Open source is everywhere, as is the need to properly manage it. Get the latest open source trends from the 2022 OSSRA report.
It’s the time of the year when Spring is springing, and we release the annual Synopsys Open Source Security and Risk (OSSRA) report, with the 7th edition of OSSRA out this week. This year’s report, produced by the Synopsys Cybersecurity Research Center (CyRC), examines the results of more than 2,400 audits of commercial codebases performed by the Black Duck® Audit Services team primarily for merger and acquisition (M&A) transactions. The OSSRA report highlights trends in open source usage and provides insights to help developers better understand the interconnected software ecosystem that they are part of. OSSRA also details the pervasive risks posed by unmanaged open source, including security vulnerabilities, outdated or abandoned components, and license compliance issues.
The 2022 OSSRA report’s findings underscore the fact that open source is used everywhere, in every industry, and is the foundation of every application built today.
Acquirers in M&A deals want to understand what risk may be associated with the software they’re acquiring—specifically, risk around licensing, security, and the quality of the open source used in that software. The OSSRA audit numbers indicate that sellers have also become more sensitive to potential issues with their software that might undermine a deal, driving them toward mitigating possible issues before the M&A is underway.
Open source really is everywhere. A January 2022 White House briefing statement described software as “ubiquitous across every sector of our economy and foundational to the products and services Americans use every day. Most major software packages include open source software… [which] brings unique value but has unique challenges.”
One increase we did see in the audits concerned the Creative Commons Share Alike 3.0 (CC-SA 3) license. CC-SA 3 license conflicts illustrate an overlooked issue when it comes to open source licenses. Developers often introduce code snippets, functions, methods, and operational pieces of code into their software, generally termed dependencies, as the software is dependent on that code. However, the dependencies themselves may utilize sub-dependencies containing license terms and conditions that the developer or end user is not aware are there. For example, some versions of the popular node.js component include a dependency that leverages code licensed under the CC-SA 3 license that might place undesirable requirements on the licensee and require legal evaluation for possible IP issues.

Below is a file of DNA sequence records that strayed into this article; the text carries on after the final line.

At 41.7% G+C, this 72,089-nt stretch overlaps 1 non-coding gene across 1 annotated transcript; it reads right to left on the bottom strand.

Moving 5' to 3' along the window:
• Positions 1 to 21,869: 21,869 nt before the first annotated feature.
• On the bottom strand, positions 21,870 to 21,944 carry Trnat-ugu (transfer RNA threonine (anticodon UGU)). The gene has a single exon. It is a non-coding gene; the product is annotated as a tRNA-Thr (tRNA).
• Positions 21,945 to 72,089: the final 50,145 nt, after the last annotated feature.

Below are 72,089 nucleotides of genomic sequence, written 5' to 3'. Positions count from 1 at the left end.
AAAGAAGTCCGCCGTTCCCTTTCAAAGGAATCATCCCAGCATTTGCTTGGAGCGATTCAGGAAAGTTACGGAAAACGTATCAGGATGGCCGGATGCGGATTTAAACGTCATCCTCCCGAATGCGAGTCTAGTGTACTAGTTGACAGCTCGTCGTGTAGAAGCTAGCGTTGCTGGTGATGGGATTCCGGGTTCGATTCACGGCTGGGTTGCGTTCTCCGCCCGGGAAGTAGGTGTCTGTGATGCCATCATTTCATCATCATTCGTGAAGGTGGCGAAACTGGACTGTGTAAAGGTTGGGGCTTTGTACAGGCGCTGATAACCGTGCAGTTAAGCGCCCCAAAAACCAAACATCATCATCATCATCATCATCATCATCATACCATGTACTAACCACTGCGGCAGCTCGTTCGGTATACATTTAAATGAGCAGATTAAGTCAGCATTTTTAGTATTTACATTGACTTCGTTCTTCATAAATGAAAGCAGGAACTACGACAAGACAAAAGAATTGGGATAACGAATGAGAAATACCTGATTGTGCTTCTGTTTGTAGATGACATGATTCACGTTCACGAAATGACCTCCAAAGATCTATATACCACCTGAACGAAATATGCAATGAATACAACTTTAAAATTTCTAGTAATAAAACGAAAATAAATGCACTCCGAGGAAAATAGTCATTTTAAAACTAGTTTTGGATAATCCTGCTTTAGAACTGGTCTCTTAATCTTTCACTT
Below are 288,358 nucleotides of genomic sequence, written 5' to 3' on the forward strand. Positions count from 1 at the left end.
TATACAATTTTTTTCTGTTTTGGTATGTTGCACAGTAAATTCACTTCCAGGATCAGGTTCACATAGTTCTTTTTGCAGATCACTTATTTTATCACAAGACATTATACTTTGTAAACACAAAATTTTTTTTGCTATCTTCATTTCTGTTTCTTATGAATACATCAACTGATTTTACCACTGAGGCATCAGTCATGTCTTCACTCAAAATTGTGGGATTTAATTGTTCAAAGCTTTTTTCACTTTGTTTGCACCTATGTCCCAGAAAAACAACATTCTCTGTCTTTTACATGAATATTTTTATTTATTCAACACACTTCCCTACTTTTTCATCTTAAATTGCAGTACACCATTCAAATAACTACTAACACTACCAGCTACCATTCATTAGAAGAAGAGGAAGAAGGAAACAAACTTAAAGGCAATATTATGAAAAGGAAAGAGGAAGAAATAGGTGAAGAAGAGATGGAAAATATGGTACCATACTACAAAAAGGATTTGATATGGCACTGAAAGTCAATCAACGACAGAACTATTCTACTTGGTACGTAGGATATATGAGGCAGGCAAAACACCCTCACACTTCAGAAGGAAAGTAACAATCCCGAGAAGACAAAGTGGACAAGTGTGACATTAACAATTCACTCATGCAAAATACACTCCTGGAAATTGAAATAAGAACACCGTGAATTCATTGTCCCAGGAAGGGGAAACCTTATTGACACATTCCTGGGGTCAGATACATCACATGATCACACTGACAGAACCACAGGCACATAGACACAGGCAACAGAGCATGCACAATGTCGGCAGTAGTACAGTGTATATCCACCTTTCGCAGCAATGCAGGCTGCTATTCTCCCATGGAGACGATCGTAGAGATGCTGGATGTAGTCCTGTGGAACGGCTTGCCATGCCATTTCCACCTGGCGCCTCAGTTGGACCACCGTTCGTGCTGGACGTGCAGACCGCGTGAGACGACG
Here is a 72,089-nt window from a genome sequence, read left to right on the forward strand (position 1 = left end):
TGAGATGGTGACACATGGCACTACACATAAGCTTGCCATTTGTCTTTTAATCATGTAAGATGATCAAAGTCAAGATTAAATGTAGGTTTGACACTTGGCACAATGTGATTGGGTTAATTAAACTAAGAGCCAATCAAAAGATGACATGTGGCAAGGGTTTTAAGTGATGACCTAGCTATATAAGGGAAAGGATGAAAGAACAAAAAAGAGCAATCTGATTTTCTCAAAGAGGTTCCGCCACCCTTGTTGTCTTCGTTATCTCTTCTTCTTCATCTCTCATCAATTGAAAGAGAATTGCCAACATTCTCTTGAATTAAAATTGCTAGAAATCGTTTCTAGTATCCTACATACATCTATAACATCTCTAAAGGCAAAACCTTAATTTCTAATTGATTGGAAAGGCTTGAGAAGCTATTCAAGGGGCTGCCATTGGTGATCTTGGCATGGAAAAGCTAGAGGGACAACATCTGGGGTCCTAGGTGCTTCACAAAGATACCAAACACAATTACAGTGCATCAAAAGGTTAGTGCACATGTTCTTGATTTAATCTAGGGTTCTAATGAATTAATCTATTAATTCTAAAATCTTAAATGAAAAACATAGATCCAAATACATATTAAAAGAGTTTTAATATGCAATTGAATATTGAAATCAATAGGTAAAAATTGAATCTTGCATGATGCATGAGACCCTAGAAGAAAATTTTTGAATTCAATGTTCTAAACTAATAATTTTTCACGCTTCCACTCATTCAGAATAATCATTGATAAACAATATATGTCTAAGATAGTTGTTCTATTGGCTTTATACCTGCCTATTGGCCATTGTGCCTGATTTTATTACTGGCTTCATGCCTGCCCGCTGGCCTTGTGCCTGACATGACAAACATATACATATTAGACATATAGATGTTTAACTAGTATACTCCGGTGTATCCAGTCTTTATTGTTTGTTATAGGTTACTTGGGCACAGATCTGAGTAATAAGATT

While the decreases in license conflicts and high-risk vulnerabilities are encouraging, the fact remains that more than half of the codebases audited contained license conflicts and nearly half contained high-risk vulnerabilities. Even more troubling was that of the 2,097 codebases we examined that included risk assessments, 88% contained outdated versions of open source components. That is, an update or patch was available but not applied.
There are justifiable reasons for not keeping software up to date, but it’s likely that a large percentage of the 88% is due to DevSecOps teams not being aware that a newer version of an open source component is available. Unless an organization keeps an accurate and up-to-date inventory of the open source used in their code, the component can be forgotten until it becomes vulnerable to a high-risk exploit, and then the scramble to identify where it’s being used and to update is on.
And that’s precisely what occurred with Log4j, but somewhat lost in the uproar around the Log4j vuln(s)was the fact that the panic was often a result of organizations not knowing where Log4j was located within specific systems and applications, or in fact, if it was there at all. The problem was then multiplied across thousands of IT groups, which scrambled to answer questions like, “Are we vulnerable to Log4Shell? Is our vendors’ software vulnerable? Are the customers using our software vulnerable?”
In the world of 2022, where 97% of commercial code contains open source, a software Bill of Materials (SBOM) of the open source components used in an application needs to be considered mandatory for any effective DevSecOps or AppSec effort.
Fred is a senior technical writer at Synopsys. He is a Mini Cooper fanboy and has worked for both Google and Bob Dylan at various points in his career.